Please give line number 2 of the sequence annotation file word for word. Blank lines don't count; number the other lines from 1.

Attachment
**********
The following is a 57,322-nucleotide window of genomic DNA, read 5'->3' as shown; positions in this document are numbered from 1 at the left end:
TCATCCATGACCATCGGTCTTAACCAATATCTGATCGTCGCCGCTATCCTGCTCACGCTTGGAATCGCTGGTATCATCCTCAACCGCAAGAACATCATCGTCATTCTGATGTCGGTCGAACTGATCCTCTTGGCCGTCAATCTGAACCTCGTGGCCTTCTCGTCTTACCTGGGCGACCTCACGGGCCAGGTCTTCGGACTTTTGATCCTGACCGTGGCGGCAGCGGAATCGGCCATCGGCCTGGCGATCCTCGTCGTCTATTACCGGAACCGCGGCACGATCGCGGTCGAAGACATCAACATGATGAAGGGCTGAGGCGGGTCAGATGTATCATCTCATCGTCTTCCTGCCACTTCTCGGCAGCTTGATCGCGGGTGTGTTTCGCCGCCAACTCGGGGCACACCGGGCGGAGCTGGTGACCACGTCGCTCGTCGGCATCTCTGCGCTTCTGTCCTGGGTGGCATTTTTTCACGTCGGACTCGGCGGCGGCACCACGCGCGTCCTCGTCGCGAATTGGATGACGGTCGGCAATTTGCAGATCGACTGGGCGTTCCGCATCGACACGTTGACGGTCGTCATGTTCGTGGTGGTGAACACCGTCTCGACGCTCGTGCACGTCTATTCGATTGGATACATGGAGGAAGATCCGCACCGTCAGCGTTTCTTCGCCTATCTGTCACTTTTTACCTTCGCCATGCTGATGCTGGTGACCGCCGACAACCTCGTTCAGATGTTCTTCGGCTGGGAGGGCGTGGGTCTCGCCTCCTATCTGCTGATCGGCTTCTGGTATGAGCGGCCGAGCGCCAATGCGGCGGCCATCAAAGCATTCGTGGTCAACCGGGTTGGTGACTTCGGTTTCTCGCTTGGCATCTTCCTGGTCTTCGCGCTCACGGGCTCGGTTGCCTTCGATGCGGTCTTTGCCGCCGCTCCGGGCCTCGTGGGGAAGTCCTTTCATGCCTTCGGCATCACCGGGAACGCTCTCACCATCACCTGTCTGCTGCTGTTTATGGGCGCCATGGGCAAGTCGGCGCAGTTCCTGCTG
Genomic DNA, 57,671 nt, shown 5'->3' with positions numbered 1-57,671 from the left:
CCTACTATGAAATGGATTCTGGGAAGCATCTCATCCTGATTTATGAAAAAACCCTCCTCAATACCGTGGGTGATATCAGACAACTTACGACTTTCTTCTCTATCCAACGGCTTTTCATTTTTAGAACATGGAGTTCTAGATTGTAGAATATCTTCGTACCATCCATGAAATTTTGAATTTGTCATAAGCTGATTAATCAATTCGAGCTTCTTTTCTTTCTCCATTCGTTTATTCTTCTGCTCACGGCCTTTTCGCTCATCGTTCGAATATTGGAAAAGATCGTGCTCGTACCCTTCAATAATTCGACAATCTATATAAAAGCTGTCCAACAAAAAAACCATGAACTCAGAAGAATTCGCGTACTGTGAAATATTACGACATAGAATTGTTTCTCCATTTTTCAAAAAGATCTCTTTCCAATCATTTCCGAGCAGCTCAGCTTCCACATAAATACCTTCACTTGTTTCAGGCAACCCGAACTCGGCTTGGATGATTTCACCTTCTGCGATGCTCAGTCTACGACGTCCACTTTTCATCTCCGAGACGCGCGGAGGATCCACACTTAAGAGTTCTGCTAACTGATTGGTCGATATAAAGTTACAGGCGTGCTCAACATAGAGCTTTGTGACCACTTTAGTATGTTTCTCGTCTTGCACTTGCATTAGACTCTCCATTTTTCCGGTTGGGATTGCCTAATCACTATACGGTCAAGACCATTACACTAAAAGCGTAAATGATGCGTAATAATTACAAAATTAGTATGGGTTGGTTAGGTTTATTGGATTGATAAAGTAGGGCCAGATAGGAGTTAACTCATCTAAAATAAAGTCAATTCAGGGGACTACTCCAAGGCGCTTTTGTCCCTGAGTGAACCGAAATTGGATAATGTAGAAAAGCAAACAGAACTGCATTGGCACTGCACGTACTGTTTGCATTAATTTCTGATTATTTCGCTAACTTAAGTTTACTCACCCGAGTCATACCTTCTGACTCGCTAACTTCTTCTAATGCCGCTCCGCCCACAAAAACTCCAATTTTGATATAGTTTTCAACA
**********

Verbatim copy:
TCATCCATGACCATCGGTCTTAACCAATATCTGATCGTCGCCGCTATCCTGCTCACGCTTGGAATCGCTGGTATCATCCTCAACCGCAAGAACATCATCGTCATTCTGATGTCGGTCGAACTGATCCTCTTGGCCGTCAATCTGAACCTCGTGGCCTTCTCGTCTTACCTGGGCGACCTCACGGGCCAGGTCTTCGGACTTTTGATCCTGACCGTGGCGGCAGCGGAATCGGCCATCGGCCTGGCGATCCTCGTCGTCTATTACCGGAACCGCGGCACGATCGCGGTCGAAGACATCAACATGATGAAGGGCTGAGGCGGGTCAGATGTATCATCTCATCGTCTTCCTGCCACTTCTCGGCAGCTTGATCGCGGGTGTGTTTCGCCGCCAACTCGGGGCACACCGGGCGGAGCTGGTGACCACGTCGCTCGTCGGCATCTCTGCGCTTCTGTCCTGGGTGGCATTTTTTCACGTCGGACTCGGCGGCGGCACCACGCGCGTCCTCGTCGCGAATTGGATGACGGTCGGCAATTTGCAGATCGACTGGGCGTTCCGCATCGACACGTTGACGGTCGTCATGTTCGTGGTGGTGAACACCGTCTCGACGCTCGTGCACGTCTATTCGATTGGATACATGGAGGAAGATCCGCACCGTCAGCGTTTCTTCGCCTATCTGTCACTTTTTACCTTCGCCATGCTGATGCTGGTGACCGCCGACAACCTCGTTCAGATGTTCTTCGGCTGGGAGGGCGTGGGTCTCGCCTCCTATCTGCTGATCGGCTTCTGGTATGAGCGGCCGAGCGCCAATGCGGCGGCCATCAAAGCATTCGTGGTCAACCGGGTTGGTGACTTCGGTTTCTCGCTTGGCATCTTCCTGGTCTTCGCGCTCACGGGCTCGGTTGCCTTCGATGCGGTCTTTGCCGCCGCTCCGGGCCTCGTGGGGAAGTCCTTTCATGCCTTCGGCATCACCGGGAACGCTCTCACCATCACCTGTCTGCTGCTGTTTATGGGCGCCATGGGCAAGTCGGCGCAGTTCCTGCTG